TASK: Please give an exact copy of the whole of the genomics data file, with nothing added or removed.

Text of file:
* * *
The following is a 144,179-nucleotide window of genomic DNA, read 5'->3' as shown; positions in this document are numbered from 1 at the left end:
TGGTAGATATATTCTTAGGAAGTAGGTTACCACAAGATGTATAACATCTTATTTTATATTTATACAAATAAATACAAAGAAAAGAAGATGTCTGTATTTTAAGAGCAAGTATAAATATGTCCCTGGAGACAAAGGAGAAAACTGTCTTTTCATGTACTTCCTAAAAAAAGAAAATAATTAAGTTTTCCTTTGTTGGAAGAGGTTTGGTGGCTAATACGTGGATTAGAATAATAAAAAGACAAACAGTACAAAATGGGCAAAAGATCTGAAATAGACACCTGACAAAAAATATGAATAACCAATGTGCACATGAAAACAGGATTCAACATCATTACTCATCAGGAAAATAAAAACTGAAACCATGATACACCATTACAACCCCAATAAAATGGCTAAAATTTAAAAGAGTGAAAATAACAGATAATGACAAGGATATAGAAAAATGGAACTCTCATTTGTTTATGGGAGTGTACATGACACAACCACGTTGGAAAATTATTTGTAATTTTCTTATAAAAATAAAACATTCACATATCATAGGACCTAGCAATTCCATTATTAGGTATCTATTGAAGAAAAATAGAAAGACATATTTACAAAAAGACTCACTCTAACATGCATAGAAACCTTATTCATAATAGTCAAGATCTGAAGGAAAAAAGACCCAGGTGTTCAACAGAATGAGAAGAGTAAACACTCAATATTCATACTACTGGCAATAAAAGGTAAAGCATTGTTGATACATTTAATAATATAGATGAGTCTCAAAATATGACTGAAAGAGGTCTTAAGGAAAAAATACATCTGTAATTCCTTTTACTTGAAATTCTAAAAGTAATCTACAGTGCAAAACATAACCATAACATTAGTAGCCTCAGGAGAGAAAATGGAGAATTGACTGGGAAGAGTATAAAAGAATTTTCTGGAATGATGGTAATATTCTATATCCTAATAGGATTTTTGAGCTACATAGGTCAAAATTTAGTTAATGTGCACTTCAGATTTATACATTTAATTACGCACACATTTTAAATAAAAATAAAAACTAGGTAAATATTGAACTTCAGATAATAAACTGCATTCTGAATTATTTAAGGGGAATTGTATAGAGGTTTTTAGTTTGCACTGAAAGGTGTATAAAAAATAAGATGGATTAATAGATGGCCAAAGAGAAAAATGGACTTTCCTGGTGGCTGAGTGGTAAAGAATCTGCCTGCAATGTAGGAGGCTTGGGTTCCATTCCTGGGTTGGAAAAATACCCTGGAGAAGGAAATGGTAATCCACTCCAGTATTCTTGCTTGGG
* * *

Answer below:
The following is a 144,179-nucleotide window of genomic DNA, read 5'->3' as shown; positions in this document are numbered from 1 at the left end:
TGGTAGATATATTCTTAGGAAGTAGGTTACCACAAGATGTATAACATCTTATTTTATATTTATACAAATAAATACAAAGAAAAGAAGATGTCTGTATTTTAAGAGCAAGTATAAATATGTCCCTGGAGACAAAGGAGAAAACTGTCTTTTCATGTACTTCCTAAAAAAAGAAAATAATTAAGTTTTCCTTTGTTGGAAGAGGTTTGGTGGCTAATACGTGGATTAGAATAATAAAAAGACAAACAGTACAAAATGGGCAAAAGATCTGAAATAGACACCTGACAAAAAATATGAATAACCAATGTGCACATGAAAACAGGATTCAACATCATTACTCATCAGGAAAATAAAAACTGAAACCATGATACACCATTACAACCCCAATAAAATGGCTAAAATTTAAAAGAGTGAAAATAACAGATAATGACAAGGATATAGAAAAATGGAACTCTCATTTGTTTATGGGAGTGTACATGACACAACCACGTTGGAAAATTATTTGTAATTTTCTTATAAAAATAAAACATTCACATATCATAGGACCTAGCAATTCCATTATTAGGTATCTATTGAAGAAAAATAGAAAGACATATTTACAAAAAGACTCACTCTAACATGCATAGAAACCTTATTCATAATAGTCAAGATCTGAAGGAAAAAAGACCCAGGTGTTCAACAGAATGAGAAGAGTAAACACTCAATATTCATACTACTGGCAATAAAAGGTAAAGCATTGTTGATACATTTAATAATATAGATGAGTCTCAAAATATGACTGAAAGAGGTCTTAAGGAAAAAATACATCTGTAATTCCTTTTACTTGAAATTCTAAAAGTAATCTACAGTGCAAAACATAACCATAACATTAGTAGCCTCAGGAGAGAAAATGGAGAATTGACTGGGAAGAGTATAAAAGAATTTTCTGGAATGATGGTAATATTCTATATCCTAATAGGATTTTTGAGCTACATAGGTCAAAATTTAGTTAATGTGCACTTCAGATTTATACATTTAATTACGCACACATTTTAAATAAAAATAAAAACTAGGTAAATATTGAACTTCAGATAATAAACTGCATTCTGAATTATTTAAGGGGAATTGTATAGAGGTTTTTAGTTTGCACTGAAAGGTGTATAAAAAATAAGATGGATTAATAGATGGCCAAAGAGAAAAATGGACTTTCCTGGTGGCTGAGTGGTAAAGAATCTGCCTGCAATGTAGGAGGCTTGGGTTCCATTCCTGGGTTGGAAAAATACCCTGGAGAAGGAAATGGTAATCCACTCCAGTATTCTTGCTTGGG